Murgi Chicken

 by Naomi Ross


“Murgi” is Hindi for “chicken” — but I didn’t know that when an old friend taught me this method in college. All I knew was that it was the most flavorful crispy chicken cutlets I had ever tasted. A potent marinade makes all the difference to impart flavor underneath a sturdy triple breading. This recipe stretches and doubles easily. You can also cut the chicken into smaller strips and make the best chicken fingers ever!




1 medium onion, quartered

2 teaspoons chopped fresh ginger (about a 1-inch piece)

2 cloves garlic

1/2 teaspoon ground turmeric

1/2 teaspoon kosher salt

1/4 teaspoon black pepper

4–6 boneless chicken breasts (cutlets)

1/4 cup all-purpose flour

2 eggs beaten

1 cup cornflake crumbs

1/2 cup corn or peanut oil, or more as needed




1. Prepare the marinade: In a food processor, process the onion, ginger, garlic, and spices until pureed.


2. Pound chicken breasts thin until they have an even thickness (cutlets should be not more than 1/2-inch thick).


3. Marinate: Place chicken breasts in a large bowl with the onion mixture; turn to coat well. Cover and marinate for two to three hours in the refrigerator.


4. Breading: Remove chicken from marinade. Dredge in flour, then beaten eggs, then cornflake crumbs; place in a single layer on a plate or sheet pan until frying time.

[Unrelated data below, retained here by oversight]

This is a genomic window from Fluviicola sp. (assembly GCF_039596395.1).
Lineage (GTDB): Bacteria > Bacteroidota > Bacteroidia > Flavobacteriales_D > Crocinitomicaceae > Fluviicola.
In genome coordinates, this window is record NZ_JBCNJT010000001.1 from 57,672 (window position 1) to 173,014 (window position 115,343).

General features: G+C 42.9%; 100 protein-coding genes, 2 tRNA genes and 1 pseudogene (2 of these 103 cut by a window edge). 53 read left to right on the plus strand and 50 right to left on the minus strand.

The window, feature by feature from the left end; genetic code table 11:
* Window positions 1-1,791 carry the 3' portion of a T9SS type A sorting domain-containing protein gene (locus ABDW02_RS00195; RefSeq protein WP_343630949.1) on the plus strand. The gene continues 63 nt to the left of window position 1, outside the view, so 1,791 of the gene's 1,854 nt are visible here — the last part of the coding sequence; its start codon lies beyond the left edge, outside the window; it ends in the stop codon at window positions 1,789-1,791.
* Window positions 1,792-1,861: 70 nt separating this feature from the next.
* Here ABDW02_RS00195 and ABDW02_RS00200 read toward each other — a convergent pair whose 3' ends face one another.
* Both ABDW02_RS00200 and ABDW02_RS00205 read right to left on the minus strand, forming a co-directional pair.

5. Fry: Heat oil in a large skillet over medium-high heat until hot (a crumb should sizzle upon contact). Fry cutlets about three to four minutes per side (depending on size and thickness) or until breading is golden brown, flipping once during cooking. Drain on a rack or paper towels. Serve and enjoy!


Fish Variation:

Murgi Fish is delicious too! Use the same marinade and breading on your favorite white-fleshed fish like cod or tilapia. Marinate fish only up to 30 minutes.


Cook’s Note:


If making ahead, refresh in a single layer uncovered in a 350-degree-Fahrenheit oven to re-crisp breading.



Sticky Miso-Glazed Sweet Potatoes


Miso paste lends an umami burst of flavor to these simple sweet potatoes. For a fun colorful twist, try this recipe with Japanese purple sweet potatoes!




3 tablespoons white or yellow miso paste

3 tablespoons honey

1 and 1/2 tablespoons low-sodium soy sauce

juice of 1/2 lime (about 1 tablespoon)

1 teaspoon red pepper sauce (like sriracha)

1/2 teaspoon ground ginger

2 tablespoons olive oil 1 tablespoon sesame oil

3 large sweet potatoes, scrubbed, trimmed, and cubed (3/4-inch)

1 teaspoon toasted sesame seeds, for garnishing

sliced scallions, for garnishing (optional)




1. Line a sheet pan with heavy-duty foil or parchment paper and preheat the oven to 400 degrees Fahrenheit.


2. Coat: In a large mixing bowl, combine miso, honey, soy sauce, lime juice, red pepper sauce, ginger, and oils; whisk to blend well . Divide and reserve half the sauce in a separate bowl . Add potatoes to the remainder in the large bowl; toss to coat . Spread potatoes out on the sheet pan in an even layer.


3. Bake for 15 minutes . Pour remaining half of sauce over the potatoes, toss to coat, and roast for another 10 minutes until tender when pierced with a fork and glazed all over.


4. Garnish: Sprinkle with toasted sesame seeds and scallions, if desired .


Best served fresh!


Follow Naomi Ross at @naomirosscooks on Instagram or visit her website at www.koshercookingconcepts.com.